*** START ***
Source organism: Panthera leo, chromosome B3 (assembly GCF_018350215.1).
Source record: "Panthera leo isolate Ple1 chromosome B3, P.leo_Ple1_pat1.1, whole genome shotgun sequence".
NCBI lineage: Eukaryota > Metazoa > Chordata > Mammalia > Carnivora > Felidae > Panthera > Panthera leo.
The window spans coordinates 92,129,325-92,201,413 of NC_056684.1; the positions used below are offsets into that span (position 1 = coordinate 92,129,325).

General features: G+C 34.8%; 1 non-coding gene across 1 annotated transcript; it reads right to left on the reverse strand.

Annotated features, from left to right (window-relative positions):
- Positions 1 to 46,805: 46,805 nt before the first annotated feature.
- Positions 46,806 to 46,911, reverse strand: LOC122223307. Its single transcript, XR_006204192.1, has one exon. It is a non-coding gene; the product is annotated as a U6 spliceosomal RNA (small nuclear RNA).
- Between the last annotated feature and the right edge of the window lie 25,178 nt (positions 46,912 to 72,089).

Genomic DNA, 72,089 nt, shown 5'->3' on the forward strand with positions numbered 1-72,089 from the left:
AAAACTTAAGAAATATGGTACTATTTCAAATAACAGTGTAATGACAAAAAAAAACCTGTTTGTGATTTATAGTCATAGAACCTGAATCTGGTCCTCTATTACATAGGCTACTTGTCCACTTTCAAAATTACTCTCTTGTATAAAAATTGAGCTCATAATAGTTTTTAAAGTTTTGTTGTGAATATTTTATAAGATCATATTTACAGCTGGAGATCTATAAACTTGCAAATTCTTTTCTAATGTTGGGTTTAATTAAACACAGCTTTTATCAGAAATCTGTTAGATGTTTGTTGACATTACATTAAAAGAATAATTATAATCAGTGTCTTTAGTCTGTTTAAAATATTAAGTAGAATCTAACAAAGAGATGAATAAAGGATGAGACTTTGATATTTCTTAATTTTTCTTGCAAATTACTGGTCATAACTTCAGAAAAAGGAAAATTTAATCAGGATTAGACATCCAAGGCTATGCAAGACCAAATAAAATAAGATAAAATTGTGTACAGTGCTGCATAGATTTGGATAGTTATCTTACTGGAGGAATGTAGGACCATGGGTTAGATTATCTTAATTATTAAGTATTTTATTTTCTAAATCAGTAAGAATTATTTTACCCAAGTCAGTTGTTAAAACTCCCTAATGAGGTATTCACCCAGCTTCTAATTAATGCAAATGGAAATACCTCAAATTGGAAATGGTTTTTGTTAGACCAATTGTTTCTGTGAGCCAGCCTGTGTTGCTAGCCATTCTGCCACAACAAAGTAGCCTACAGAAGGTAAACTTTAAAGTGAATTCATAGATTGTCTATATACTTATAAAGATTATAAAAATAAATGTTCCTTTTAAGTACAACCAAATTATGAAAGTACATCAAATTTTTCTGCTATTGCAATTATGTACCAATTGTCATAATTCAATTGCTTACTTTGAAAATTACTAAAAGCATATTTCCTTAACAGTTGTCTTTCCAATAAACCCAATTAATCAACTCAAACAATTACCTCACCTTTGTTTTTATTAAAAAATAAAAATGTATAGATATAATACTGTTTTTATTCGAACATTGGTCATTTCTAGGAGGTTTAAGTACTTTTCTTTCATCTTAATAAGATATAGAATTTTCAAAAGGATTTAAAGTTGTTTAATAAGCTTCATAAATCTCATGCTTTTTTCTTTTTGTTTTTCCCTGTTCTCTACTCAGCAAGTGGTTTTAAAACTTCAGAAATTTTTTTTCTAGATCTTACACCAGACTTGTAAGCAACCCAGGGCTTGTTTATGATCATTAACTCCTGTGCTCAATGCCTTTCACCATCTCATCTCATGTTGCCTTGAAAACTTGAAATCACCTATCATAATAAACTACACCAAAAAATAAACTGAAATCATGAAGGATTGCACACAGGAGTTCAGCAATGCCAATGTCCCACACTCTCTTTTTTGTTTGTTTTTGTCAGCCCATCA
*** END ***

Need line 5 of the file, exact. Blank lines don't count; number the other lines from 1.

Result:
General features: G+C 34.8%; 1 non-coding gene across 1 annotated transcript; it reads right to left on the reverse strand.